My point in describing all of this, is in order to compare this information against the writings of the Oxford Movement. It is interesting to note, especially when compared to Tract 38, which 9.West quoted, the degree to which this sort of Anglicanism would have been objectionable to the early Tractarians. Of course, by the time Tract 90 came along, some of these beliefs would have been less problematic, as John Henry Newman was actively trying to make excuse for his beilefs in light of the 39 Articles, which, until the 20th century, had been binding upon Anglicans. Just a few years later, of course, he would write “On the Development of Christian Doctrine,” which would effectively justify every Roman Catholic Doctrine (and any other innovation they would seek to introduce).
John Henry Newman’s point in Tract 38 was to seek to return Anglicanism to its roots in the reformation, In 1834, at the time of the writing of Tract 38, that seemed reasonable. By 1841, at the writing of Tract 90, the contradictions both between Newman’s beliefs and the writers of the 39 articles were becoming apparent, and the contradictions between ancient Christianity and the English reformation were becoming apparent, as well.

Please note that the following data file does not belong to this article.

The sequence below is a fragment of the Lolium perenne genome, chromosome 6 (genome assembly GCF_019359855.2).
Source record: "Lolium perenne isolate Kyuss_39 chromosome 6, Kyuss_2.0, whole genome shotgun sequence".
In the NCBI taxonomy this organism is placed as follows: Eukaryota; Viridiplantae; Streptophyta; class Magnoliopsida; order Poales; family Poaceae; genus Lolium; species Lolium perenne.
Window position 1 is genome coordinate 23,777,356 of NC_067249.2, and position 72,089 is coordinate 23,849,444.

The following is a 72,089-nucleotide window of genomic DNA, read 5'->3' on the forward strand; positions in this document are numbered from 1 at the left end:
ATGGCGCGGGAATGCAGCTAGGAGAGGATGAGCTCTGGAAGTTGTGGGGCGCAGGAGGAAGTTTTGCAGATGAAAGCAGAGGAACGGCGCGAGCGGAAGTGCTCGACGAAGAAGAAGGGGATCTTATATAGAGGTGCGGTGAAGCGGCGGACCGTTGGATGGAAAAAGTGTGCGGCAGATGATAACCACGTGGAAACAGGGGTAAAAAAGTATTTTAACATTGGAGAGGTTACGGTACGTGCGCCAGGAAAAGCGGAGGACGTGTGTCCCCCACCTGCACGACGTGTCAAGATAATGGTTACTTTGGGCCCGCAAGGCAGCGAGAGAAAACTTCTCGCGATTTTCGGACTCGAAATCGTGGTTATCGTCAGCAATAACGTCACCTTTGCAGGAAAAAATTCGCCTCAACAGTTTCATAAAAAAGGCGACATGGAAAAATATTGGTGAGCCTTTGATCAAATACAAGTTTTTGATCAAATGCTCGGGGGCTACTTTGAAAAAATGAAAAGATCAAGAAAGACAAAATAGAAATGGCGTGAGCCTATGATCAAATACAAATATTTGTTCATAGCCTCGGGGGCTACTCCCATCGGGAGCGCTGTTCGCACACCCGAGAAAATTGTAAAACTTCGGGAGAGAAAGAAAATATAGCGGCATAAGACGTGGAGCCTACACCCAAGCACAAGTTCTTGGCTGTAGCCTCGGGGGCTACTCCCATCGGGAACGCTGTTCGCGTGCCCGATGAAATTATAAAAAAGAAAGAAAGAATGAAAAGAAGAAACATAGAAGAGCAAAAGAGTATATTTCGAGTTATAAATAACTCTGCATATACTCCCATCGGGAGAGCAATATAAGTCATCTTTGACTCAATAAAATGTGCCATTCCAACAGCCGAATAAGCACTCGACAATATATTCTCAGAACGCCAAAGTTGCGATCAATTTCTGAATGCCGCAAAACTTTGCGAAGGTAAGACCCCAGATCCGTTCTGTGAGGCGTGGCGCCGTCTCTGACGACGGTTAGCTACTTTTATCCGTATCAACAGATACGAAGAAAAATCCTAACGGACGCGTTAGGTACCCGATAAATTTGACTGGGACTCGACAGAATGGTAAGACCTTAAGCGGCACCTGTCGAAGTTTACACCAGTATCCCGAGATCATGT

It is interesting to note that in the late 19th century, a series of books was published called the Library of AngoCatholic Theology. In it was much of the material of the early Anglican Divines. According to the John Henry Newman of 1834, this was the stuff of authentic AngloCatholicism. When I decided that the near Roman Catholicism of 20th century AngloCatholicism wasn’t really the right path, I decided to go the way of the early Anglican Divines, and was able to locate one of these volumes vs. bookfinder (perhaps the most dangerous websites for bibliophiles). It was a book called Hammond’s Practical Catechism. I figured a Catechism was a good place to start.